Okay, so what other options are there?  The news is saying that companies like General Motors and Hanes can convert their factories into mask-production facilities.  A General Motors joint venture in China built 20 of its own mask making machines and is focusing on bulk production.  3M has doubled production of N95 face masks and is now producing 1.1 billion a year, including 400 million in the U.S.  Smaller companies also producing masks include the Nelson Laboratories, Medicom Group, and others.  However, a major challenge is that a critical component for high-quality masks is nonwoven polypropylene, a dense network of fibers that serves as the primary filtering material, remain in short supply.  For example, specialized textile producers of the non-woven polypropylene, Monadnock Non-Wovens LLC, in Mt Poconos PA, has been getting more than 100 calls and emails a day asking for huge quantities of non-woven polypropylene. (Some callers have offered luxury vacations and huge mark-ups to fulfill orders!)  Other companies include Berry Global Group which has shifted its production entirely to nonwoven polypropylene fabric.  However, there could be another supply chain shortage further up the chain:  polypropylene resin, which ran short during the 2009 H1N1 influenz pandemic. Because of the shortage of raw materials, production lines are sometimes sitting idle.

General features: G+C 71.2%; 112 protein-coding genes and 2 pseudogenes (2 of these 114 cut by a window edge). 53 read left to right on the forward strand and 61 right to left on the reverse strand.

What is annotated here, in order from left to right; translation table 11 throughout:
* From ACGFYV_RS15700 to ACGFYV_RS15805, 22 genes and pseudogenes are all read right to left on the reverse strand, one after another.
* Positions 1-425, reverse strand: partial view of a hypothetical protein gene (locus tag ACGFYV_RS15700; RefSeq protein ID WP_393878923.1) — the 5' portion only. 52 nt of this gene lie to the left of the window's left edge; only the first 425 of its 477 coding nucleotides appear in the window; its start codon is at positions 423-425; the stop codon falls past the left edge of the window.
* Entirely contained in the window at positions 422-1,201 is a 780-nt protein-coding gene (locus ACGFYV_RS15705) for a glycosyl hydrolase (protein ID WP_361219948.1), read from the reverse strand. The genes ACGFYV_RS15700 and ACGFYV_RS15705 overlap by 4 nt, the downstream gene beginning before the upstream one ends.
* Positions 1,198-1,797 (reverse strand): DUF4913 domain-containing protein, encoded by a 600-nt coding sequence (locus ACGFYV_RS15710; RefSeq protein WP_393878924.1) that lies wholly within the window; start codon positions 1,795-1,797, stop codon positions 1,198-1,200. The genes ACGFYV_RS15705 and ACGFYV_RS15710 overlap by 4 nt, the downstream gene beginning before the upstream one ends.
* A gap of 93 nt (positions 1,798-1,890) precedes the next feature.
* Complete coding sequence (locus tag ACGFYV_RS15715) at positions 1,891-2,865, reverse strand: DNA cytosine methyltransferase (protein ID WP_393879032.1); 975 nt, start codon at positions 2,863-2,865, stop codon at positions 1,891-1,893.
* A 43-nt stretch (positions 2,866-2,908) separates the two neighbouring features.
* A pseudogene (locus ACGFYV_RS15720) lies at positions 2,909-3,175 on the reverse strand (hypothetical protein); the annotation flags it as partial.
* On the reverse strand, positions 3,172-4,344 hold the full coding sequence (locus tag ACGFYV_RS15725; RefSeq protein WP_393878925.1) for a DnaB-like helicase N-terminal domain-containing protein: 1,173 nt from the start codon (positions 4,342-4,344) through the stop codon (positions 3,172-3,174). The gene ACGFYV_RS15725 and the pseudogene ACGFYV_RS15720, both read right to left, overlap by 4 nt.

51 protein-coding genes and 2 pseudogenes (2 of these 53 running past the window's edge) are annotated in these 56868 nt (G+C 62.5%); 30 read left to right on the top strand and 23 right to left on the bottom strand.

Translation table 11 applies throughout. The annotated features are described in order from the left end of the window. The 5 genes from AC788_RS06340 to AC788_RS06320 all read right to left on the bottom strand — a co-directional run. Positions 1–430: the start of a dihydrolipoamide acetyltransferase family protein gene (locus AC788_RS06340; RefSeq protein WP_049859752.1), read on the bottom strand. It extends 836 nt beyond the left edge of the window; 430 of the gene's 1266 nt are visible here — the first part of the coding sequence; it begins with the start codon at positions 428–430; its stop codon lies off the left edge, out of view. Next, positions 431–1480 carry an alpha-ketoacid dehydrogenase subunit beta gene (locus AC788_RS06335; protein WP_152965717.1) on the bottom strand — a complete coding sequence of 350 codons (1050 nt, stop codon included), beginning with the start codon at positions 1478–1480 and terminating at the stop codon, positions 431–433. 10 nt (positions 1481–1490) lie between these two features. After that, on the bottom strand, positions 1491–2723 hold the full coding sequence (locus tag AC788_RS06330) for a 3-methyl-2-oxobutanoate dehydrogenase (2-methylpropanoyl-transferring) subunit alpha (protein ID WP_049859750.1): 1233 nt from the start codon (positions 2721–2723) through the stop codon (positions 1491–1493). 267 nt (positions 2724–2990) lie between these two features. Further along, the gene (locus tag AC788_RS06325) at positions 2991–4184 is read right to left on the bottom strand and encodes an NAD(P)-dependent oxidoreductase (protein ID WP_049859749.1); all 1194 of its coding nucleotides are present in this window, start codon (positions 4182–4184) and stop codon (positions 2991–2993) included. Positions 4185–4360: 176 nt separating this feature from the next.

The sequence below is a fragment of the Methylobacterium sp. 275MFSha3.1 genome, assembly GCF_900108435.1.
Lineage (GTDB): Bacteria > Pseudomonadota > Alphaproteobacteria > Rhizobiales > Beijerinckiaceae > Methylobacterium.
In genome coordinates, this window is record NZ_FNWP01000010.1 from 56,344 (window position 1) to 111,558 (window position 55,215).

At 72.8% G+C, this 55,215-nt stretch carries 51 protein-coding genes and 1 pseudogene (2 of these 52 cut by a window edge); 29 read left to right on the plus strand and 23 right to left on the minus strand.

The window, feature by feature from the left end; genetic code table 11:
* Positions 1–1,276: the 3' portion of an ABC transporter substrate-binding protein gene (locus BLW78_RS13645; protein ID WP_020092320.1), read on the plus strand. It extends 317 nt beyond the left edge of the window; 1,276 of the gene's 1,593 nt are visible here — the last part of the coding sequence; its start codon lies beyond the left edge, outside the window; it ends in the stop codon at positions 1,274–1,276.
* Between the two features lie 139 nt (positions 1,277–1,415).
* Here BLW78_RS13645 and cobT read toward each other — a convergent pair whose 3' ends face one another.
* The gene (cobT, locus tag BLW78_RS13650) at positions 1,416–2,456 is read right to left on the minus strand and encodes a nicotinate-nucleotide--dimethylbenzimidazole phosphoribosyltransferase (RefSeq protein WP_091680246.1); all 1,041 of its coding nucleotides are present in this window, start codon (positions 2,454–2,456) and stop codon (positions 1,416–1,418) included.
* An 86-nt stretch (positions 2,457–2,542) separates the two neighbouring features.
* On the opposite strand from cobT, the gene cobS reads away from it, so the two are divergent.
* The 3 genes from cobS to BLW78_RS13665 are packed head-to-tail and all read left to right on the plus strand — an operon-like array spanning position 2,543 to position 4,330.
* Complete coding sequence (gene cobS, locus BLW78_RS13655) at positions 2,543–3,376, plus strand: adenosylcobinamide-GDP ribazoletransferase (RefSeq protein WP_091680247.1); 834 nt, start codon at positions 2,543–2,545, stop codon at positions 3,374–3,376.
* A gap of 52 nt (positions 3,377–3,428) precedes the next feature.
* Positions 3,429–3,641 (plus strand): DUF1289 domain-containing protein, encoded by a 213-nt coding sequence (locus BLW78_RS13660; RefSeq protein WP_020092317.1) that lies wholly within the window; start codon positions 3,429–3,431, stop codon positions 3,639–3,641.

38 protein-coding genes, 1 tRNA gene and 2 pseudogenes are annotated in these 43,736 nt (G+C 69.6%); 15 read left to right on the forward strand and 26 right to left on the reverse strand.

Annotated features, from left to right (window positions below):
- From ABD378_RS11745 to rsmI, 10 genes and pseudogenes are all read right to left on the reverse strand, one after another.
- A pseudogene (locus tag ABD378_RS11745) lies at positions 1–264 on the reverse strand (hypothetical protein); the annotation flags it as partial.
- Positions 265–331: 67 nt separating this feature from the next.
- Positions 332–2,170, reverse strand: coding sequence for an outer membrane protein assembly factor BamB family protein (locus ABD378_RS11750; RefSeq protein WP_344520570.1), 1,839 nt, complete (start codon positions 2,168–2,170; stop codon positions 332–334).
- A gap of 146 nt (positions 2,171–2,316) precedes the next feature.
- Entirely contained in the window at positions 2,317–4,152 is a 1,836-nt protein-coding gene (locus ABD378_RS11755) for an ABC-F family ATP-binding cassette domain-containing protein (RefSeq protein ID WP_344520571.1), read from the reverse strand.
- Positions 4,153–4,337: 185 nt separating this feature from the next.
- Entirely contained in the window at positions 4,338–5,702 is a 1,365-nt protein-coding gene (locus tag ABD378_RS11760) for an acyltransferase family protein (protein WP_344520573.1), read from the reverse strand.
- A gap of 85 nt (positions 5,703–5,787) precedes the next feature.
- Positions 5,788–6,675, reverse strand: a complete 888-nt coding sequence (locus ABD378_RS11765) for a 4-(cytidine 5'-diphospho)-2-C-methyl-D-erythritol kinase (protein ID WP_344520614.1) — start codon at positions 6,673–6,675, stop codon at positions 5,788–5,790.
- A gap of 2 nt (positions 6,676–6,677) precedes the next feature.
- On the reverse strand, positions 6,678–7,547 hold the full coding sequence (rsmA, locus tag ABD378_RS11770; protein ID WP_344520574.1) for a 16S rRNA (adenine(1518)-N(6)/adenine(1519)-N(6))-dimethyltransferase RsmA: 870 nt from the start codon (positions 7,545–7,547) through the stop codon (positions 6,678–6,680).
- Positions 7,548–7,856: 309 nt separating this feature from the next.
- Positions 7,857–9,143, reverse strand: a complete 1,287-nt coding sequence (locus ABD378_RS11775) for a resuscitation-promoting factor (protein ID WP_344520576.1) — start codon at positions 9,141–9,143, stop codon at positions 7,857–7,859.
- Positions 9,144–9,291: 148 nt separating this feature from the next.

Once production of masks occurs, than allocation of orders comes into play.  No one has really identified a strong national policy for allocation of scarce masks to different regions of the country, and indeed, many people went out and bought masks and may be hoarding them at home.  The Federal Government is seeking to prioritize distribution of masks to California, New York, and Washington, where the epidemic is rampant.  Distribution becomes another important cog in the wheel to take the masks from production to hospitals.  To that end, the Federal Motor Carrier Safety Administration has issued a 50-state waiver to the Hours of Service Rule for commercial vehicle drivers, to ramp up the capacity available to distribute equipment and supplies to hospitals.  There are also instances of brokers who are exploiting the situation by marking up the prices of masks to profit from this sitaution.

There are real dangers present from these shortages of protective equipment to medical professionals.  Some hospitals have even begun experimental procedures to decontaminate its masks using ultraviolet light and reuse them.  The supply chain will hopefully ramp up to protect these medical professionals who are so critical during this epidemic, and who are the ones most likely to contract the virus.